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Collaboration and Partnerships Make Data Collection Possible in a Challenging Year for Arctic Research

September 25, 2020

Some key data are being collected to support fisheries management and marine mammal protection in Alaska.

North Pacific right whale aerial photograph

Acoustic data on pollock movements between Russia and the United States. Audio recordings of whales to learn more about their migration and abundance. Data on plankton, the base of the marine food chain. A small team of scientists have been collecting this and more during a special NOAA survey in the U.S. Arctic.

“This is an important multi-organizational effort to collect needed science this year,” said NOAA Fisheries’ Robert Foy, director, Alaska Fisheries Science Center. “With several key surveys cancelled this year, we have been working hard to mitigate data loss. This survey provides some key information for resource management decisions in Alaska.”

Listening for Whales

In August through September, Alaska Fisheries Science Center Marine Mammal Biologist Catherine Berchok was one of three agency researchers aboard the NOAA Ship Oscar Dyson. She has been collecting acoustic data on whale migrations and abundance in the Arctic for 12-years. 

In partnership with the Pacific Marine Environmental Laboratory, Berchok collects information from 20 year-round acoustic recorder moorings in the Bering, Beaufort and Chukchi Seas with funding from the Bureau of Ocean Energy Management (BOEM), the U.S. Navy, and NOAA. Her work is critical to understanding the changes in year-round presence of Arctic marine mammals and human-made noise sources such as vessels and seismic airguns throughout the region. This includes the critically endangered North Pacific right whale.

Year-Round Data on Pollock Movements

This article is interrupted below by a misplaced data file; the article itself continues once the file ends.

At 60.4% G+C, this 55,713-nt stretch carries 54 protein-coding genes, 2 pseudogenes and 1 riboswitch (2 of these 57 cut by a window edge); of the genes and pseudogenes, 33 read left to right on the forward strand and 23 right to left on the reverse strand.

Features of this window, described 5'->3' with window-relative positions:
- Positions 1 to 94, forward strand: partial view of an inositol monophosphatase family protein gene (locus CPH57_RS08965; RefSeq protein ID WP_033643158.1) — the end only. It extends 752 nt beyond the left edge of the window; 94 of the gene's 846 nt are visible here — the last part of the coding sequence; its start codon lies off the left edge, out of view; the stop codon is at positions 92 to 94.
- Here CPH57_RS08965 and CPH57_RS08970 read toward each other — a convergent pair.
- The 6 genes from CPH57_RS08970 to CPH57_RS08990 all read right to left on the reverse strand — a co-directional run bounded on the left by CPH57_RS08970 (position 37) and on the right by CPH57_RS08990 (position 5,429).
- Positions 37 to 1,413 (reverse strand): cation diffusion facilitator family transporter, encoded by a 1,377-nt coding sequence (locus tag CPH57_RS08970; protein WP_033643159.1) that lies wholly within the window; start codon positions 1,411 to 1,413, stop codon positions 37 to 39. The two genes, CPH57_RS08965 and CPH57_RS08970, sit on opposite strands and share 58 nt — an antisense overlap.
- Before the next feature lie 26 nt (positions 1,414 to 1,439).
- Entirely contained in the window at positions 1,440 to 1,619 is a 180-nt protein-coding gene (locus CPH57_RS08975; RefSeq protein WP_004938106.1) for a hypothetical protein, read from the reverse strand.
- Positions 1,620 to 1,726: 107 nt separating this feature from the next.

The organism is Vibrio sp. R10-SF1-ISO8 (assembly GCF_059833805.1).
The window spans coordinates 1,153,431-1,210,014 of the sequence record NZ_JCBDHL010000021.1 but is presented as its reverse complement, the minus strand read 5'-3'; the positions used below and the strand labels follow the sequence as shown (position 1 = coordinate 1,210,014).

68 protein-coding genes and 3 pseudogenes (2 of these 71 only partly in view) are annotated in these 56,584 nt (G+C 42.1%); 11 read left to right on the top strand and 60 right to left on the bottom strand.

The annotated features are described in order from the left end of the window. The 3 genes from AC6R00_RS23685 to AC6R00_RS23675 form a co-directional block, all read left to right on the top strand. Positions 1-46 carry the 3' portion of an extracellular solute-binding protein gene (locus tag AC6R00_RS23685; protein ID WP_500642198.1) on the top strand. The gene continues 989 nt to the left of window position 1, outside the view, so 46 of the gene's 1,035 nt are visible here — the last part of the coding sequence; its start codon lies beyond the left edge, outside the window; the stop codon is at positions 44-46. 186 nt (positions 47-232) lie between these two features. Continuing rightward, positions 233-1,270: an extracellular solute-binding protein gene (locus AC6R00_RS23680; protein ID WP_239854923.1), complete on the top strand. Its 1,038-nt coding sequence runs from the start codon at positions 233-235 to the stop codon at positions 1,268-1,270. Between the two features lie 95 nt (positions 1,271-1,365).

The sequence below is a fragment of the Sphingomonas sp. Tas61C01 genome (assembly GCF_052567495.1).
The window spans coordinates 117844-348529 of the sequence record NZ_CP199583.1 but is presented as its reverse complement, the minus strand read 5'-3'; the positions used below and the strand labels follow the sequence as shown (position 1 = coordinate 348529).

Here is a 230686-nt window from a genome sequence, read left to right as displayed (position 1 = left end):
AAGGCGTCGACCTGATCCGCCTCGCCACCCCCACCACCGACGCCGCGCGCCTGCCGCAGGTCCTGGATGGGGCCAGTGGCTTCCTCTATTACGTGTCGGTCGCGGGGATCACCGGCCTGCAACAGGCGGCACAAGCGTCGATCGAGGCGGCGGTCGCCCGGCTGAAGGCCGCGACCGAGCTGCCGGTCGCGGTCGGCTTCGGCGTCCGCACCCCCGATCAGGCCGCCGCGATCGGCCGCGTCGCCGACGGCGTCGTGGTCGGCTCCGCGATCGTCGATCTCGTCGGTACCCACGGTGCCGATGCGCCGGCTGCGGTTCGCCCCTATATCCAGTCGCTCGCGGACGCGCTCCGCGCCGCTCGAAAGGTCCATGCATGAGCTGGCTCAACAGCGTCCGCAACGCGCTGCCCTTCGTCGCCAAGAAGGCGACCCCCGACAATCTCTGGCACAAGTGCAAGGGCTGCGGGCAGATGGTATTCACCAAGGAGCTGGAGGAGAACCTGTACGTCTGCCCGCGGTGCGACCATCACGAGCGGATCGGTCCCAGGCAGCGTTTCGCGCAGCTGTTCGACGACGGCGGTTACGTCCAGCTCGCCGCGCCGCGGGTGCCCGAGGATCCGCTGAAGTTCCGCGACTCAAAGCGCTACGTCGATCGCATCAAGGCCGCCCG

Over the past year, scientists have been conducting a first of its kind study to track seasonal movements of walleye pollock across the U.S.-Russia boundary, and predict how climate variability will affect these migrations. They worked in partnership with Kongsberg/Simrad to develop innovative sea floor-mounted upward-looking echosounder technology for the project. 

Four echosounders were placed in the eastern Bering Sea along the U.S.-Russian Convention line to track fish movements. Scientists believe they can quantify the direction and magnitude of pollock movement across the Convention line throughout the year. These cost-effective echosounders were equipped with sensors to collect physical oceanographic data, which will be linked to fish migratory behavior. Scientists had planned to retrieve data from the echosounders during their annual acoustic survey for pollock in June. 

Deploying the echosounder to monitor pollock movements in the Bering Sea
Deploying the echosounder to monitor pollock movements in the Bering Sea

Due to the cancelled surveys, scientists developed a contingency plan to collect as much data as possible this year. Among other things, a saildrone study was funded to augment midwater acoustic data for the pollock assessment. Engaging scientists onboard the Oscar Dyson to collect acoustic and ecosystem mooring data for various projects was also a priority. Added to this was a plan to ask the Dyson team to also retrieve the four seafloor-mounted echosounders.

 “We’re really grateful to the Oscar Dyson’s crew and survey team for recovering our echosounders under such challenging circumstances,” said Alex DeRobertis, fisheries biologist, Alaska Fisheries Science Center. “There is a lot of interest in this research from scientists, resource managers, the fishing industry and local Alaska communities.”

With a small survey team and compressed timeframe for survey operations, not all research typically carried out during the summer Arctic surveys was possible. For instance, researchers from the Alaska Fisheries Science Center are not able to collect their full complement of biological samples of zooplankton and larval fish. These data are normally collected during summer and fall surveys and are important for understanding ecosystem dynamics, predator-prey relationships, and commercial fish stock productivity. 

“While we haven’t been able to do everything we typically do in a normal year, it's amazing what is being done. Thanks to Survey Chief Jackie Grebmeier and the dedicated team who worked long hours to collect data that will support several important research efforts this year and into the future,” added Foy. 

The survey is a cooperative effort of NOAA’s Arctic Research Program-supported Distributed Biological Observatory, NOAA Research's Pacific Marine Environmental Laboratory/NOAA Fisheries Alaska Fisheries Science Center’s Recruitment Processes Alliance/Ecosystems & Fisheries-Oceanography Coordinated Investigations (EcoFOCI) program, and Office of Marine and Aviation Operations. Survey Chief Jackie Grebmeier is a professor at the University of Maryland Center for Environmental Science’s Chesapeake Biological Laboratory